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Study shows that urinary mercury is not correlated with autism


A recent study finds no statistically significant correlation between urinary mercury levels and autism, according to a Feb. 15 report in the open access journal PLoS ONE.

There has been some concern that mercury may play a role in autism development. To investigate one aspect of this link, Barry Wright of North Yorkshire and York Primary Care Trust led a team of researchers in a study of 56 children with autism spectrum disorders, and mainstream, special school and sibling controls. The team found that the group with autism did not have elevated or reduced levels of urinary mercury relative to the control groups. These results indicate that mercury excretion rates are unlikely to have a clear causal link to autism spectrum disorders, the authors write.


Citation: Wright B, Pearce H, Allgar V, Miles J, Whitton C, et al. (2012) A Comparison of Urinary Mercury between Children with Autism Spectrum Disorders and Control Children. PLoS ONE 7(2): e29547. doi:10.1371/journal.pone.0029547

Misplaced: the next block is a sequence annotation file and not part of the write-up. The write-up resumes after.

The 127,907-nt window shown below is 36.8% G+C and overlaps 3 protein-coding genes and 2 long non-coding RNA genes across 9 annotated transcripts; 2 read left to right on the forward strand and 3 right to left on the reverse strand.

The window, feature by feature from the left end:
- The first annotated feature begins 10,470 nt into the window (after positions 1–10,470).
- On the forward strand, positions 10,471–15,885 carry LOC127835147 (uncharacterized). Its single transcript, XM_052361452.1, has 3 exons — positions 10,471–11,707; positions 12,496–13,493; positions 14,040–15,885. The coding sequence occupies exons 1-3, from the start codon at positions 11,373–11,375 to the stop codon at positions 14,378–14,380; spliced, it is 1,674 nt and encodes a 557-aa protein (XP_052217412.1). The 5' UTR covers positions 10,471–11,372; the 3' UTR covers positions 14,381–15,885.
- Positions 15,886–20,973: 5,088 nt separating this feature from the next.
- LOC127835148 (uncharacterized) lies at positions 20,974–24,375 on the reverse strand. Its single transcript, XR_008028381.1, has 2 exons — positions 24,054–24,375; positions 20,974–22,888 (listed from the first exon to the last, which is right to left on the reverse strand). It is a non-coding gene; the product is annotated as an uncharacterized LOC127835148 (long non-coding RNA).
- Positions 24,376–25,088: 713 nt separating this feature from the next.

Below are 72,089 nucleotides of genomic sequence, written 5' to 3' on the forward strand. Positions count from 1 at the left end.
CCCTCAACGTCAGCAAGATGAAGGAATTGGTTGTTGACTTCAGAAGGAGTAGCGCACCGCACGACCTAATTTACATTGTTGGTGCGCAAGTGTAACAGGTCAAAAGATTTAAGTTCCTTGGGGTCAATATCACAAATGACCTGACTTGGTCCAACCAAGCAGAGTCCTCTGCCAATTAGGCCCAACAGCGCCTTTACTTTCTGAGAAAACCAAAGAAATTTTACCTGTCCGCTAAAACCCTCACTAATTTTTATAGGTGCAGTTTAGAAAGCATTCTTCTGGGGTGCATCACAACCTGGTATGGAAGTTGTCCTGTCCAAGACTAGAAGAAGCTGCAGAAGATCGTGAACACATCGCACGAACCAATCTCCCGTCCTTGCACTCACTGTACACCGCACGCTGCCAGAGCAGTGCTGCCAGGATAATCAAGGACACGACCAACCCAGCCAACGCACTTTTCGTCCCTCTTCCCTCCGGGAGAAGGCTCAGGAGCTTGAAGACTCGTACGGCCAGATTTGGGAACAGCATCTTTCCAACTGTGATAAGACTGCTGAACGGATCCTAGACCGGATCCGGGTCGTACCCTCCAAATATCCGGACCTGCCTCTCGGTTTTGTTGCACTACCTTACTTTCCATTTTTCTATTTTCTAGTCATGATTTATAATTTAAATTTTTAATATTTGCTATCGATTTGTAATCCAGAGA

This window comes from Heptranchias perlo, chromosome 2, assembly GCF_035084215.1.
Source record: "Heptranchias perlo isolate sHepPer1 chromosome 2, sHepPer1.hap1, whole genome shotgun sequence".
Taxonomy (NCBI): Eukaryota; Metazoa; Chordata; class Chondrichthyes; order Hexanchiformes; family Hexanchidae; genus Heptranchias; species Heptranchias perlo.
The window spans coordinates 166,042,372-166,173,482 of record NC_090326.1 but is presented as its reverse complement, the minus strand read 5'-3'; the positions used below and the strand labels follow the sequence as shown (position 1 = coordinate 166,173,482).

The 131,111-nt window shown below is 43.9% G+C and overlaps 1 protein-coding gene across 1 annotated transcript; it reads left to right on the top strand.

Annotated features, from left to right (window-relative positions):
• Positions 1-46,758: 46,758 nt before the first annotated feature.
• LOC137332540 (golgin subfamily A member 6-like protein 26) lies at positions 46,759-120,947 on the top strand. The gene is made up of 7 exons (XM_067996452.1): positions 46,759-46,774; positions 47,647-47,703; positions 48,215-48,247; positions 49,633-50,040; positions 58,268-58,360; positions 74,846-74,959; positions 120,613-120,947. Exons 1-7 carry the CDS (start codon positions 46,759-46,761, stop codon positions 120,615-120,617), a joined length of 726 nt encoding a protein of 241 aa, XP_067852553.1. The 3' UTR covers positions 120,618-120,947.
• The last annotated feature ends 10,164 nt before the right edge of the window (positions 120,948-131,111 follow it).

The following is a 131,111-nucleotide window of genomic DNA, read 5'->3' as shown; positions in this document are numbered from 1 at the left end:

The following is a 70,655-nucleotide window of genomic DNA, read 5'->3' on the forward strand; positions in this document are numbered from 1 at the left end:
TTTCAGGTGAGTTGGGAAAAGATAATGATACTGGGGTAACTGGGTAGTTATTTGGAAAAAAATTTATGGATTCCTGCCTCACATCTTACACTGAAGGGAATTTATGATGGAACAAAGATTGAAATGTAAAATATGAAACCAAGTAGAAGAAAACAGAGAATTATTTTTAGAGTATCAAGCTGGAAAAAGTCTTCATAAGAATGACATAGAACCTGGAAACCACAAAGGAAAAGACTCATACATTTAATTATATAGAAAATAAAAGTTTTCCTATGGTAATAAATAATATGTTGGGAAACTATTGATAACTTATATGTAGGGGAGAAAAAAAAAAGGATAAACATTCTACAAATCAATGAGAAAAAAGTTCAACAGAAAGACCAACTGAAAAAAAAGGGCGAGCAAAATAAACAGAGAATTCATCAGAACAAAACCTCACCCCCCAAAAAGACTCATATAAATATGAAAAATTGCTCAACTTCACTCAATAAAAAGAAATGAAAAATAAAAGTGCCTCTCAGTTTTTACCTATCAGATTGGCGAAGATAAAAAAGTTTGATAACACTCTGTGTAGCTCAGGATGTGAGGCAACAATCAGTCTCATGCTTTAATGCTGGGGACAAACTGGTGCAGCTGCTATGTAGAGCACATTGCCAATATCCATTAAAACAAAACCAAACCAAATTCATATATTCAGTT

Financial Disclosure: This research was funded by Sir Samuel Scott of Yews Trust, The London Law Trust and The York Innovation Research Fund from the York and Selby Research and Development Committee, Selby and York Primary Care Trust. The funders had no role in study design, data collection and analysis, decision to publish, or preparation of the manuscript.

Competing Interest Statement: The authors have declared that no competing interests exist.

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